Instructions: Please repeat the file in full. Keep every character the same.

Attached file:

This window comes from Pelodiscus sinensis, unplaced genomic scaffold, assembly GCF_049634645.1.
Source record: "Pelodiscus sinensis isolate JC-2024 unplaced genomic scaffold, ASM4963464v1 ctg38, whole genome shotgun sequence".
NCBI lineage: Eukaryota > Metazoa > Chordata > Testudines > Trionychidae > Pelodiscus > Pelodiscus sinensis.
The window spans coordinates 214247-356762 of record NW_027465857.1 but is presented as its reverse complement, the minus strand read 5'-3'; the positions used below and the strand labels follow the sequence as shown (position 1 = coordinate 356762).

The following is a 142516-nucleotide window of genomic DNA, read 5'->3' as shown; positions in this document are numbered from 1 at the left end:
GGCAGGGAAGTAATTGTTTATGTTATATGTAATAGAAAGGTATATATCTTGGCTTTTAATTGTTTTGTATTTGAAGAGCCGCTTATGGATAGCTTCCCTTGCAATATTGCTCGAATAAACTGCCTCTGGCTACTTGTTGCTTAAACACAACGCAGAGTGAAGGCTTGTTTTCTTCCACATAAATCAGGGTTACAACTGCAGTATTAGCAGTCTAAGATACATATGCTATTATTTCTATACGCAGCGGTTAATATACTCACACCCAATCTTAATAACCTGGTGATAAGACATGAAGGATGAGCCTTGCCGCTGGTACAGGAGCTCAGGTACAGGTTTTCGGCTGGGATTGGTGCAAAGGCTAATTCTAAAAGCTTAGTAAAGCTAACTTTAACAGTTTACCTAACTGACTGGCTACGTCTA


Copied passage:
This window comes from Pelodiscus sinensis, unplaced genomic scaffold, assembly GCF_049634645.1.
Source record: "Pelodiscus sinensis isolate JC-2024 unplaced genomic scaffold, ASM4963464v1 ctg38, whole genome shotgun sequence".
NCBI lineage: Eukaryota > Metazoa > Chordata > Testudines > Trionychidae > Pelodiscus > Pelodiscus sinensis.
The window spans coordinates 214247-356762 of record NW_027465857.1 but is presented as its reverse complement, the minus strand read 5'-3'; the positions used below and the strand labels follow the sequence as shown (position 1 = coordinate 356762).

The following is a 142516-nucleotide window of genomic DNA, read 5'->3' as shown; positions in this document are numbered from 1 at the left end:
GGCAGGGAAGTAATTGTTTATGTTATATGTAATAGAAAGGTATATATCTTGGCTTTTAATTGTTTTGTATTTGAAGAGCCGCTTATGGATAGCTTCCCTTGCAATATTGCTCGAATAAACTGCCTCTGGCTACTTGTTGCTTAAACACAACGCAGAGTGAAGGCTTGTTTTCTTCCACATAAATCAGGGTTACAACTGCAGTATTAGCAGTCTAAGATACATATGCTATTATTTCTATACGCAGCGGTTAATATACTCACACCCAATCTTAATAACCTGGTGATAAGACATGAAGGATGAGCCTTGCCGCTGGTACAGGAGCTCAGGTACAGGTTTTCGGCTGGGATTGGTGCAAAGGCTAATTCTAAAAGCTTAGTAAAGCTAACTTTAACAGTTTACCTAACTGACTGGCTACGTCTA